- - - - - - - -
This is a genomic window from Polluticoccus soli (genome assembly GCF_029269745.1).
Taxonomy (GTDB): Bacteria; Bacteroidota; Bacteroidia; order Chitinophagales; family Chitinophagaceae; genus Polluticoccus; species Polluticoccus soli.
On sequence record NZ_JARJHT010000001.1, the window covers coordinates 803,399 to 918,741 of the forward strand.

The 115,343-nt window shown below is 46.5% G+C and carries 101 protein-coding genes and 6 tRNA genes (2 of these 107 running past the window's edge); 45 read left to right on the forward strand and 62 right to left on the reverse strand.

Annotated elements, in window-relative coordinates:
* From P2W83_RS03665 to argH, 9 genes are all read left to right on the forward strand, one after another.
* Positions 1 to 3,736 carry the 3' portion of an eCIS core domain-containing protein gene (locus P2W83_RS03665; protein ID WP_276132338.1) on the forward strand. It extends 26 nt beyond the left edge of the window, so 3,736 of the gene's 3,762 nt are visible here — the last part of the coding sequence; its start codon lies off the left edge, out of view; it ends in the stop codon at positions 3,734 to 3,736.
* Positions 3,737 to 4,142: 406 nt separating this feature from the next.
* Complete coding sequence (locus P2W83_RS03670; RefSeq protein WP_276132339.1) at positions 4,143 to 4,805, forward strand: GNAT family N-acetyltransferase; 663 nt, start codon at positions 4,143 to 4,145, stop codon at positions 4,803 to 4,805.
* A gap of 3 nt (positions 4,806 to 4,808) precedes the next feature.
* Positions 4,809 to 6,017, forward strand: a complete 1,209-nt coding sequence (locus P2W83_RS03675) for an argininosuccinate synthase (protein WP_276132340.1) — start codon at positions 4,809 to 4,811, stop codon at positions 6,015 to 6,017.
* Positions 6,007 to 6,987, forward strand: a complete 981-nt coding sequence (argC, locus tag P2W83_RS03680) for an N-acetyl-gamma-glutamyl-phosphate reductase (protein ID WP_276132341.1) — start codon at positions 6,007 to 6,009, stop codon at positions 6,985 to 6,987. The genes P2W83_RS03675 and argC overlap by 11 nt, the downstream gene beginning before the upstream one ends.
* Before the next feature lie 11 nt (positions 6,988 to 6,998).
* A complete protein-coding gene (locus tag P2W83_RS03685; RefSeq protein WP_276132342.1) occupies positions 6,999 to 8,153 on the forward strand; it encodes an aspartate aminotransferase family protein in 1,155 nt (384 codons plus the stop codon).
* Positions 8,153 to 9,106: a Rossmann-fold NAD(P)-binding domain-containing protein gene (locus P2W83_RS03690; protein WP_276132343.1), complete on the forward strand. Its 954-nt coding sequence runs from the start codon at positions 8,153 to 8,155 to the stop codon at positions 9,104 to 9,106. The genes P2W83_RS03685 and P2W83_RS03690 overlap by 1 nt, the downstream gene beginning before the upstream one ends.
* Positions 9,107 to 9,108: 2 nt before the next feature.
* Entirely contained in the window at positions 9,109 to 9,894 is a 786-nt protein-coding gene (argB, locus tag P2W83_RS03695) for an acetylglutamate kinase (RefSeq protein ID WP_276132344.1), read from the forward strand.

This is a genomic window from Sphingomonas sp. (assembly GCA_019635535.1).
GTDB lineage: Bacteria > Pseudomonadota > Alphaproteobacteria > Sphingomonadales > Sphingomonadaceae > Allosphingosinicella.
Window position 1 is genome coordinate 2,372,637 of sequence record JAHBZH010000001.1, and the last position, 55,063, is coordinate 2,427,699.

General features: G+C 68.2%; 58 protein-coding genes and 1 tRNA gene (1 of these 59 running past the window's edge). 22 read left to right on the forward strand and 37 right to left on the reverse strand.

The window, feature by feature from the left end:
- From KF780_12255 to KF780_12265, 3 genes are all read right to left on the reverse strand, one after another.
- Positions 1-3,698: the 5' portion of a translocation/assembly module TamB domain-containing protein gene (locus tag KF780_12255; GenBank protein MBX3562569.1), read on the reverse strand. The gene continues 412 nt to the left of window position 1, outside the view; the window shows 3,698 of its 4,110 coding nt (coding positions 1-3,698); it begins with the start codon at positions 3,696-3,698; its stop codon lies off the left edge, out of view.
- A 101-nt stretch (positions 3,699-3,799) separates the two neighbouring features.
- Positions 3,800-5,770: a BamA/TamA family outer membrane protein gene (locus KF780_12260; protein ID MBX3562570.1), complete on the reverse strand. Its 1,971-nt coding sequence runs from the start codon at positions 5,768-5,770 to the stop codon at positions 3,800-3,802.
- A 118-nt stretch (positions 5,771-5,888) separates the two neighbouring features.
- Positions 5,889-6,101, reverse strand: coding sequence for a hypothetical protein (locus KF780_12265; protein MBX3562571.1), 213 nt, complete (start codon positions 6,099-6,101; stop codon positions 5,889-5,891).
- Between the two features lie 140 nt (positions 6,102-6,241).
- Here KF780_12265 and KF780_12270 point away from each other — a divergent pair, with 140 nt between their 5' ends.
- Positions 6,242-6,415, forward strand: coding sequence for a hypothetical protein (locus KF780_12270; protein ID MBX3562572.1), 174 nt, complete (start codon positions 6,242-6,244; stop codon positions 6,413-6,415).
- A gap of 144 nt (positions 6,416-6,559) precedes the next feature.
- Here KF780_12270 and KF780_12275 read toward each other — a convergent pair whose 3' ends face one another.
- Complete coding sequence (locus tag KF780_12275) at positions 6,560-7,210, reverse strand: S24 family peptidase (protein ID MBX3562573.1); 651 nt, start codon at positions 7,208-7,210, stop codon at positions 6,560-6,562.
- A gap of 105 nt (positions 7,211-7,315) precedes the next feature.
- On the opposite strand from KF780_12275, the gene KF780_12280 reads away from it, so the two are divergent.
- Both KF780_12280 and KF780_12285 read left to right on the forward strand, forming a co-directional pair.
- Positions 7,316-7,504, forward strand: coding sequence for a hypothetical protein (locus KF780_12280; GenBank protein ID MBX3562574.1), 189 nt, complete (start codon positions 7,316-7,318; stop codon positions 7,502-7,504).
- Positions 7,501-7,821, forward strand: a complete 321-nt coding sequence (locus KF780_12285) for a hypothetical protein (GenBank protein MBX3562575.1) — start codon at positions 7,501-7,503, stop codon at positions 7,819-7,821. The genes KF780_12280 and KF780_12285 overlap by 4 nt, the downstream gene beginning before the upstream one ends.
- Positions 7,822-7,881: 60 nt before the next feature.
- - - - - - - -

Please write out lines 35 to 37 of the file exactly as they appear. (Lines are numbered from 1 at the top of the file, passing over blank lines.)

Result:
- A gap of 105 nt (positions 7,211-7,315) precedes the next feature.
- On the opposite strand from KF780_12275, the gene KF780_12280 reads away from it, so the two are divergent.
- Both KF780_12280 and KF780_12285 read left to right on the forward strand, forming a co-directional pair.